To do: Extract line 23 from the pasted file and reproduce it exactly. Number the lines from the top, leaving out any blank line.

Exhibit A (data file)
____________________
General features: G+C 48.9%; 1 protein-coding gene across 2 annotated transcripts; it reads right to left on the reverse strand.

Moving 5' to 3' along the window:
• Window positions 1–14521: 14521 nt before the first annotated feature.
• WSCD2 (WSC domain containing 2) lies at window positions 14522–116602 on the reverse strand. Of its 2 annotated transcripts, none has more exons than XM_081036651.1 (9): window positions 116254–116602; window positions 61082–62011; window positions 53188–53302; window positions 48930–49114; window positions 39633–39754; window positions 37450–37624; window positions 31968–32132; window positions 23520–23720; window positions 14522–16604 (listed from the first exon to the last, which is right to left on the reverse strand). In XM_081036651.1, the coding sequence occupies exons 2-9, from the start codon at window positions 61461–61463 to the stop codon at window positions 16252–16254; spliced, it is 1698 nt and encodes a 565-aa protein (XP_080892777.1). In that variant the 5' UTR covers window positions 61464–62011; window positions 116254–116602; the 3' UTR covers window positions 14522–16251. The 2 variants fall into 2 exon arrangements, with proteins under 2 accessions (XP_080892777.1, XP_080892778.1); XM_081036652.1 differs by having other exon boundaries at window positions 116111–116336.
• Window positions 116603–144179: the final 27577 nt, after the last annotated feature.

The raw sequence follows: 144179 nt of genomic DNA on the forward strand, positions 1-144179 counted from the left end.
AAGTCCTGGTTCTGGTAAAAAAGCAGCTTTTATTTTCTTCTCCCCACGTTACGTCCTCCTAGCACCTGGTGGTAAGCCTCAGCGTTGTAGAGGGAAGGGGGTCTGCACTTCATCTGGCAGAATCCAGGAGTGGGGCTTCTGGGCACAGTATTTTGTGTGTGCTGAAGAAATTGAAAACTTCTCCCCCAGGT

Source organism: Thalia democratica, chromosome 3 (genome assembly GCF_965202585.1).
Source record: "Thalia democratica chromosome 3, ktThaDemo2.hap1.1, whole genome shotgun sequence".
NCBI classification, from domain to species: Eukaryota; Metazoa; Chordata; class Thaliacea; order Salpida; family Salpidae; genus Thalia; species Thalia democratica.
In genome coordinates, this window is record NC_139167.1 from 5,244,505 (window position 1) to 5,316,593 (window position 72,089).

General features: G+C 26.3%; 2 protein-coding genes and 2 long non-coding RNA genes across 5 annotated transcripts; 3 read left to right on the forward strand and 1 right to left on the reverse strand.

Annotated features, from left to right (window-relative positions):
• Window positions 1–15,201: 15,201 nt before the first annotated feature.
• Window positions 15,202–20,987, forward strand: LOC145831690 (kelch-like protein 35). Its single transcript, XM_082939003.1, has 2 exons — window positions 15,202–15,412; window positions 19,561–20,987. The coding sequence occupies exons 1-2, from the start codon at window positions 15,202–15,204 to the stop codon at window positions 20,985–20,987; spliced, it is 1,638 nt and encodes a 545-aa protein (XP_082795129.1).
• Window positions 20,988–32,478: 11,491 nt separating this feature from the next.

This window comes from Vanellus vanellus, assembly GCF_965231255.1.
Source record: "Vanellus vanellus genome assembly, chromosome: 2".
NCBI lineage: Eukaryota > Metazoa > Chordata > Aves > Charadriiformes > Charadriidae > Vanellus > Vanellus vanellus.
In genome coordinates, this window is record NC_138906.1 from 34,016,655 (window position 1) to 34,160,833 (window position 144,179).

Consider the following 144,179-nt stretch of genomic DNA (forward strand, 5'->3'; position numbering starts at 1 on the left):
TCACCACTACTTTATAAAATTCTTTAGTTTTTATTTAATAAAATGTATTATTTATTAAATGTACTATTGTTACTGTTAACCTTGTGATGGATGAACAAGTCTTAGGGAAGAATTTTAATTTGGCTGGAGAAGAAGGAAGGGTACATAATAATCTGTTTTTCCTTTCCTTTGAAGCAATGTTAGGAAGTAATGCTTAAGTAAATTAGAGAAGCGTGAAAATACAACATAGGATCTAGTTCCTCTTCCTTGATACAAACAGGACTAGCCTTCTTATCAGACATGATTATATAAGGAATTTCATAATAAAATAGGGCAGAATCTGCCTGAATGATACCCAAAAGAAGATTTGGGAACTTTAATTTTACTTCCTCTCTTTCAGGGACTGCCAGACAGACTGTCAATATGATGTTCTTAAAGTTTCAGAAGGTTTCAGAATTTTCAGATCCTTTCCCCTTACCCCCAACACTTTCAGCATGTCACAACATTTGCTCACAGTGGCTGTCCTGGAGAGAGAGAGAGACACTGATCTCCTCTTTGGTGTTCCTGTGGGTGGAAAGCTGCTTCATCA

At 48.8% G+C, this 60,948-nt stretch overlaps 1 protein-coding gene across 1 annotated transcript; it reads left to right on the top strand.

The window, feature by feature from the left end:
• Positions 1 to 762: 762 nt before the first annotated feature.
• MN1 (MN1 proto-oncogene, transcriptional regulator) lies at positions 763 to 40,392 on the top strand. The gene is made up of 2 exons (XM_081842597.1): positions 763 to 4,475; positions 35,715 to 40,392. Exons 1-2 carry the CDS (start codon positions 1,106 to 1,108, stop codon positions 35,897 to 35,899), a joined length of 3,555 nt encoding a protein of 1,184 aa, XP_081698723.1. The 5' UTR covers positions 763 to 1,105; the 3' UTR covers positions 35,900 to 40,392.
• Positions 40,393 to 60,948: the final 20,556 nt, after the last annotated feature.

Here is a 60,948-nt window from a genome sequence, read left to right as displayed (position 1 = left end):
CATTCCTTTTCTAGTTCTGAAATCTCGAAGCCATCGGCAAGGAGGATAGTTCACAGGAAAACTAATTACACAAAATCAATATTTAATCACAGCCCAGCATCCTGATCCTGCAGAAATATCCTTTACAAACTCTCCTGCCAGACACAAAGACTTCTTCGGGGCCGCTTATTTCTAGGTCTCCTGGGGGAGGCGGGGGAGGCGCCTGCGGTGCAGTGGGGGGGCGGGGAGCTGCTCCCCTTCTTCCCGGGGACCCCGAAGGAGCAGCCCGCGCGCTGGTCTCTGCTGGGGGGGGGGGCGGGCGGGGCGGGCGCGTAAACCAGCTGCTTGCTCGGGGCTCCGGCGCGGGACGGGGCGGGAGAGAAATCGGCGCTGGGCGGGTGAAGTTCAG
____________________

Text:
At 48.8% G+C, this 60,948-nt stretch overlaps 1 protein-coding gene across 1 annotated transcript; it reads left to right on the top strand.